Perhaps that this is ZA/UM’s first game?? Maddening!
Or that it’s the most competent detective game I’ve played in… forever? As well as perhaps the most interesting D&D campaign?
Or maybe that it looks as beautiful as the best isometric 2D RPGs of old?
Disco Elysium was a transformative experience, and the first of the three games this year I played to completion within a week.
I haven’t felt part of a place this much since Broken Sword, the game that made me decide to become a game developer over a decade ago. This is equal parts due to the incredibly compelling world that ZA/UM has created, and to the way they allowed me to interact with it.
Much has been written about the innovative skills system, but what I enjoyed even more are the choices you have to shape your character. Most games go for a ‘good’ or ‘evil’ version of the same personality, but Disco lets you assume different personalities altogether. If you believe what other characters say about you is true, that you are a no-good drunk rockstar detective, then sure, play that way, be loud and extroverted. Or will you set out to prove you are more than that, and actively pursue ways to cure your physical and mental ailments? Or, will you, like me, generally try to do the best you can, respect the rules but sometimes bend them to get ahead, and be prone to a bit of tomfoolery when things are going well?
Disco Elysium is a game like no other as far as I’m concerned, and if you have any interest in narrative games or solving mysteries, you should check it out.
Did you have some of these games on your list as well? Or completely different ones? Let me know what your GOTY was in the comments!
What I’ll take with me
If anything, 2021 has cemented that making games is what I love to do.
Secondly, I realize that while making games is getting easier and easier, making a good game is still hard as ever, and there is so much I can still learn. In 2022 I hope to take a crack at my nemesis, 3D modelling, and write more.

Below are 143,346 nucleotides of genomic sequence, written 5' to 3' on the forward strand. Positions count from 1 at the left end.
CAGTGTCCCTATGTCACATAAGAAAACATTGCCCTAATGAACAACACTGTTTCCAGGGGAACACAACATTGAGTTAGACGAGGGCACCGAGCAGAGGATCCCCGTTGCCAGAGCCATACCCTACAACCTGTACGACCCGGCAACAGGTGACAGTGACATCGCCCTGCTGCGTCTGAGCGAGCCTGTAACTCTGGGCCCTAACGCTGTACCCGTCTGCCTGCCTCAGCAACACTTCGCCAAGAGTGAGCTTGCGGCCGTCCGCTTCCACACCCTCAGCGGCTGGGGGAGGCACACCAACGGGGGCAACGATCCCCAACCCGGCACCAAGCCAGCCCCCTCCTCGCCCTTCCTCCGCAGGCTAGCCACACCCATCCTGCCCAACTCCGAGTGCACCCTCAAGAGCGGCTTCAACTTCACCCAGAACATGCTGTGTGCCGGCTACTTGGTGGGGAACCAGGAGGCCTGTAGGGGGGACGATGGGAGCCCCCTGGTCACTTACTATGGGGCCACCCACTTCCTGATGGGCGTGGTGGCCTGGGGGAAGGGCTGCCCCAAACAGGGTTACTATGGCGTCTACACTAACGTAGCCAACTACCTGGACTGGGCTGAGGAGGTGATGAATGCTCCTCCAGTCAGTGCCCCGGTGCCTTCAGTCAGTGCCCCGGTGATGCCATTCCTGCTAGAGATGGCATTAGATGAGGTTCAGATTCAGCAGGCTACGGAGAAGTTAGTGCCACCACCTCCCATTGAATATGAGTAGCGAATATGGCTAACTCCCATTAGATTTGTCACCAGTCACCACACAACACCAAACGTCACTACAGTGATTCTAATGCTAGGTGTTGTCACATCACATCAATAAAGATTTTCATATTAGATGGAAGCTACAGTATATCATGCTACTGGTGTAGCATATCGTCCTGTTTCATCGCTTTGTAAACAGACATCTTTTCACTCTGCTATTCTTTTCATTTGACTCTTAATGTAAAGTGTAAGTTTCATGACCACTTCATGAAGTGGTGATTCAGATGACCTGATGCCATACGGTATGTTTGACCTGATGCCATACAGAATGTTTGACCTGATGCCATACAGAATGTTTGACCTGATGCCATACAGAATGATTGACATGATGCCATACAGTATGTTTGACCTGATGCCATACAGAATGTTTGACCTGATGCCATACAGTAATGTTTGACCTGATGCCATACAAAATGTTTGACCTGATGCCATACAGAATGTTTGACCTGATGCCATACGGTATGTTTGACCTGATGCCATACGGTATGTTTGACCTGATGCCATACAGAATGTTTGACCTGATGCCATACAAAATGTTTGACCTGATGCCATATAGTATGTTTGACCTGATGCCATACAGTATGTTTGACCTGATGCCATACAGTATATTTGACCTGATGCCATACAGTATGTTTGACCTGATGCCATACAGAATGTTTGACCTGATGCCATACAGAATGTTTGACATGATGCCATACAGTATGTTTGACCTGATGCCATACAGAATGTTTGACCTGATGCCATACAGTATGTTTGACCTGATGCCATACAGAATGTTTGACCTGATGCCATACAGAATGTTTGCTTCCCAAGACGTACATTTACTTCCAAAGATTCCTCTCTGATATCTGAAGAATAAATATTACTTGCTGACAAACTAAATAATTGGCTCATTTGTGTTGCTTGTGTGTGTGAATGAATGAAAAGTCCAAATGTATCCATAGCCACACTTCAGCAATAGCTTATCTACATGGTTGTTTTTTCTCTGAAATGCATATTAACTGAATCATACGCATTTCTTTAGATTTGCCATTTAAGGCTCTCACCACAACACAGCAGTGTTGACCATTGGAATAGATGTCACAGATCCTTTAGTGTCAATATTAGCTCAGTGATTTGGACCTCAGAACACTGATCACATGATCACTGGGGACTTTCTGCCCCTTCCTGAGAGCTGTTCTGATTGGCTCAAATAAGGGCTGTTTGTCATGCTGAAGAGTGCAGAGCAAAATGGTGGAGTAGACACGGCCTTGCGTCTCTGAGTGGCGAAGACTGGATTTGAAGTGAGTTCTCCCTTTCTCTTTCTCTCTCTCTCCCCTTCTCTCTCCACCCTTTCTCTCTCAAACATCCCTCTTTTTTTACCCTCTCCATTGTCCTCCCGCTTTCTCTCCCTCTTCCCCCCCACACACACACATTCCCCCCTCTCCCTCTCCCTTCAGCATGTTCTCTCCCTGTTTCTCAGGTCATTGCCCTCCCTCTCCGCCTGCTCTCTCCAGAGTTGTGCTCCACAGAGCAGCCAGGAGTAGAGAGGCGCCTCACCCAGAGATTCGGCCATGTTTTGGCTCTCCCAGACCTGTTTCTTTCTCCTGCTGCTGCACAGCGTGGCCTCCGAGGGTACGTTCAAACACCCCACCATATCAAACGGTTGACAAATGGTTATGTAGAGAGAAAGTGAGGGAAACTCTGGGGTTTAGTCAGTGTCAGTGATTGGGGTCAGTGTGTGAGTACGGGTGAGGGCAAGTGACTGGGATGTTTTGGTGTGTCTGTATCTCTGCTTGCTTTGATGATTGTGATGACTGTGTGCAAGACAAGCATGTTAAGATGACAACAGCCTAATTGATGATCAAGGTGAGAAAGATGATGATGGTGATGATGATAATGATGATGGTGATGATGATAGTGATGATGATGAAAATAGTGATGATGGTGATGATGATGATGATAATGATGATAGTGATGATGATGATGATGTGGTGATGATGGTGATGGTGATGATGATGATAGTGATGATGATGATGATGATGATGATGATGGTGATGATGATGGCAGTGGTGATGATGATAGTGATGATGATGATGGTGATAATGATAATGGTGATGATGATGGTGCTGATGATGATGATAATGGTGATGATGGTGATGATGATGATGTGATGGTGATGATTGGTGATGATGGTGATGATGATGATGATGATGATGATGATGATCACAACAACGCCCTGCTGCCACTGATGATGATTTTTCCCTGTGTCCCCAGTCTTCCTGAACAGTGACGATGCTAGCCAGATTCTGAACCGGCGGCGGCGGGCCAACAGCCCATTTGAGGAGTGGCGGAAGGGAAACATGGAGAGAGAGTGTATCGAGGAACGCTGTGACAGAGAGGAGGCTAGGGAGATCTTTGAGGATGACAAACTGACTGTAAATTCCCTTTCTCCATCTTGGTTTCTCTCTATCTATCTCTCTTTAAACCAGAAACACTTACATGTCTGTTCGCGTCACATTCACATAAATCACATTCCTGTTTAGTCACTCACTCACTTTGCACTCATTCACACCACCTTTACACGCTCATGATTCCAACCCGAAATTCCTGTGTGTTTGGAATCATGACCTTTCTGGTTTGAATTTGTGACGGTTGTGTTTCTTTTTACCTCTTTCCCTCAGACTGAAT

On the subject of writing, I’d like to study the ways in which Disco Elysium dialogue worked for me, and how I can apply it to my own writing. I also feel like I need to go have more experiences to refill my inspiration tank. My life is pretty much a routine now, need to shake it up – which is asking a lot during a global pandemic, but yeah.
I would love to make more semi-non-linear exploration games. I really enjoyed wayfinding in the world of Death’s Door; Halo has a big map to explore; Deathloop has you revisit locations a lot in different contexts; Disco, Forza, Hitman, The Gunk, they all have some kind of hub-and-spokes structure or open space to explore. I love that.
And lastly, I want to become less precious about my quality standards. I gotta experiment, think simpler, make more. Play to my strengths, which I think are 2D and narrative exploration.
But first, I’m gonna play some more Halo.
I did play a lot more, some of it not worth mentioning, but some of it I really quite liked, though not as Game Of The Year picks.
This was kind of like if you took the graffiti minigame from Infamous Second Son (throwback alert), cut the protagonist’s age in half, and made a wholesome game out of that. Very charming and pretty, though a bit repetitive.
An atmospheric firstperson shooter I stumbled upon by chance on TikTok, but which could have well been the lovechild of Half Life and Bioshock. It looks and plays really nicely, and is short enough to blow trough in a few sittings.
Tails of Iron
I was all set to dive into this 2D fantasy RPG, if only because their 2D tech was so impressive to me, and it is cool, but it hasn’t grabbed me yet. It’s awaiting it’s fair shake in the new year. So strange to hear Geralt’s voice in another game, too!
This small-town mail(wo)man sim from a dutch friend was a lovely autumn intermezzo. It’s chill and fun to explore, and perhaps above all I could recognize the seams of an small indie title. I thought “I could have built this” and that gave me confidence in my own work.
Teardown released the second half of its campaign, and more importantly, settings to tweak the difficulty I bounced off of. It’s like Minecraft in reverse, very satisfying destruction simulator.
Exo One was impressive and grand and beautiful.
Spookware is so imaginative and has such a great art style, it’s a shame I’m no good at its minigames.
And finally there’s PUBG. It’s not from this year, and I don’t love it’s aesthetic, but it has been the game me and my friends keep returning to to hang out in. When we can’t see each other in real life as much, we can still get together every night and have fun. That’s worth something.